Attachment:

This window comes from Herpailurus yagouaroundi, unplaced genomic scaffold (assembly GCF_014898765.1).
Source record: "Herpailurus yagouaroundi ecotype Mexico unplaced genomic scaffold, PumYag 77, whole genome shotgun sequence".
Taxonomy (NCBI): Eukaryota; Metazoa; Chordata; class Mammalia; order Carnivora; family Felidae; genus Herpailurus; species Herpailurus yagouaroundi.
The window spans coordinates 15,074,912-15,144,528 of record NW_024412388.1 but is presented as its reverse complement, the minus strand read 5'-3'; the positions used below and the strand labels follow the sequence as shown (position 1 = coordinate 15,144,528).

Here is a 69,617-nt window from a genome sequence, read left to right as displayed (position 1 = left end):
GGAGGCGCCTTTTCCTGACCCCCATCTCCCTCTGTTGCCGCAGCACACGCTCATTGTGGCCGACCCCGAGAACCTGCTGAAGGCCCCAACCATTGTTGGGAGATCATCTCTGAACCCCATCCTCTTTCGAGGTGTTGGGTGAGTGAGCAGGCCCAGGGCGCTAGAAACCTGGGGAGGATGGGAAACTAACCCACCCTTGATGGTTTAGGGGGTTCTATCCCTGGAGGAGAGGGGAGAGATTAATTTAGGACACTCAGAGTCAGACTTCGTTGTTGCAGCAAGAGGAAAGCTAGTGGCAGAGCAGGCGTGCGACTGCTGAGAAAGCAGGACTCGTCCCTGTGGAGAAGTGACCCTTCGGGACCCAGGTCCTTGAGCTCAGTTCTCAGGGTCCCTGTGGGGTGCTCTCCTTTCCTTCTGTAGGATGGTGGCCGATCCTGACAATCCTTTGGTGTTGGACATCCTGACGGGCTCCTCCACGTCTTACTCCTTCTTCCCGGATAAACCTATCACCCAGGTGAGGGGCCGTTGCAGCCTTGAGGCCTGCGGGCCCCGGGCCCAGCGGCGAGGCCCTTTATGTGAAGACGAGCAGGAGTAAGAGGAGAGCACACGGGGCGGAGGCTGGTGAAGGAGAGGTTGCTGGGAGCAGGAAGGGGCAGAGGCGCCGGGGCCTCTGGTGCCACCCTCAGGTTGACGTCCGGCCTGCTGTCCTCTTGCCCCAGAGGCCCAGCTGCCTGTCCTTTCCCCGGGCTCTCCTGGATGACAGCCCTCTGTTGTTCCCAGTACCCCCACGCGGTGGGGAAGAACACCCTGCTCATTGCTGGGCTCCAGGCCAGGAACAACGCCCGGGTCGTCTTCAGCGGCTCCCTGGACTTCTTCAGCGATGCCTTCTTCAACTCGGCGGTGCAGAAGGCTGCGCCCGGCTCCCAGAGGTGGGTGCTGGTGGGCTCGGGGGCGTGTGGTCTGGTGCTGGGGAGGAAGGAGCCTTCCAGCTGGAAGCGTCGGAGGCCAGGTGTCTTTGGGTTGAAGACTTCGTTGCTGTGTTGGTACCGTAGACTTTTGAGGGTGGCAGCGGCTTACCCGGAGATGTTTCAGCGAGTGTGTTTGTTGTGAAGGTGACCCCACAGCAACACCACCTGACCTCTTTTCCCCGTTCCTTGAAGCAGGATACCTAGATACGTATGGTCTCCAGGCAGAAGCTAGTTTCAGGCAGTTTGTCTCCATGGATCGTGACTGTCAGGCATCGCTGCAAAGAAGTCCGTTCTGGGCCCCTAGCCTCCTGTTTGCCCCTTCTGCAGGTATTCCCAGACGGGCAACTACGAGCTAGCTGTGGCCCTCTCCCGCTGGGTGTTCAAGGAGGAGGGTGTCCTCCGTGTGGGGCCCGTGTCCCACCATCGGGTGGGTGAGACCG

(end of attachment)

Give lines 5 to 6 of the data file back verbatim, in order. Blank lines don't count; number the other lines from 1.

Here is a 69,617-nt window from a genome sequence, read left to right as displayed (position 1 = left end):
GGAGGCGCCTTTTCCTGACCCCCATCTCCCTCTGTTGCCGCAGCACACGCTCATTGTGGCCGACCCCGAGAACCTGCTGAAGGCCCCAACCATTGTTGGGAGATCATCTCTGAACCCCATCCTCTTTCGAGGTGTTGGGTGAGTGAGCAGGCCCAGGGCGCTAGAAACCTGGGGAGGATGGGAAACTAACCCACCCTTGATGGTTTAGGGGGTTCTATCCCTGGAGGAGAGGGGAGAGATTAATTTAGGACACTCAGAGTCAGACTTCGTTGTTGCAGCAAGAGGAAAGCTAGTGGCAGAGCAGGCGTGCGACTGCTGAGAAAGCAGGACTCGTCCCTGTGGAGAAGTGACCCTTCGGGACCCAGGTCCTTGAGCTCAGTTCTCAGGGTCCCTGTGGGGTGCTCTCCTTTCCTTCTGTAGGATGGTGGCCGATCCTGACAATCCTTTGGTGTTGGACATCCTGACGGGCTCCTCCACGTCTTACTCCTTCTTCCCGGATAAACCTATCACCCAGGTGAGGGGCCGTTGCAGCCTTGAGGCCTGCGGGCCCCGGGCCCAGCGGCGAGGCCCTTTATGTGAAGACGAGCAGGAGTAAGAGGAGAGCACACGGGGCGGAGGCTGGTGAAGGAGAGGTTGCTGGGAGCAGGAAGGGGCAGAGGCGCCGGGGCCTCTGGTGCCACCCTCAGGTTGACGTCCGGCCTGCTGTCCTCTTGCCCCAGAGGCCCAGCTGCCTGTCCTTTCCCCGGGCTCTCCTGGATGACAGCCCTCTGTTGTTCCCAGTACCCCCACGCGGTGGGGAAGAACACCCTGCTCATTGCTGGGCTCCAGGCCAGGAACAACGCCCGGGTCGTCTTCAGCGGCTCCCTGGACTTCTTCAGCGATGCCTTCTTCAACTCGGCGGTGCAGAAGGCTGCGCCCGGCTCCCAGAGGTGGGTGCTGGTGGGCTCGGGGGCGTGTGGTCTGGTGCTGGGGAGGAAGGAGCCTTCCAGCTGGAAGCGTCGGAGGCCAGGTGTCTTTGGGTTGAAGACTTCGTTGCTGTGTTGGTACCGTAGACTTTTGAGGGTGGCAGCGGCTTACCCGGAGATGTTTCAGCGAGTGTGTTTGTTGTGAAGGTGACCCCACAGCAACACCACCTGACCTCTTTTCCCCGTTCCTTGAAGCAGGATACCTAGATACGTATGGTCTCCAGGCAGAAGCTAGTTTCAGGCAGTTTGTCTCCATGGATCGTGACTGTCAGGCATCGCTGCAAAGAAGTCCGTTCTGGGCCCCTAGCCTCCTGTTTGCCCCTTCTGCAGGTATTCCCAGACGGGCAACTACGAGCTAGCTGTGGCCCTCTCCCGCTGGGTGTTCAAGGAGGAGGGTGTCCTCCGTGTGGGGCCCGTGTCCCACCATCGGGTGGGTGAGACCG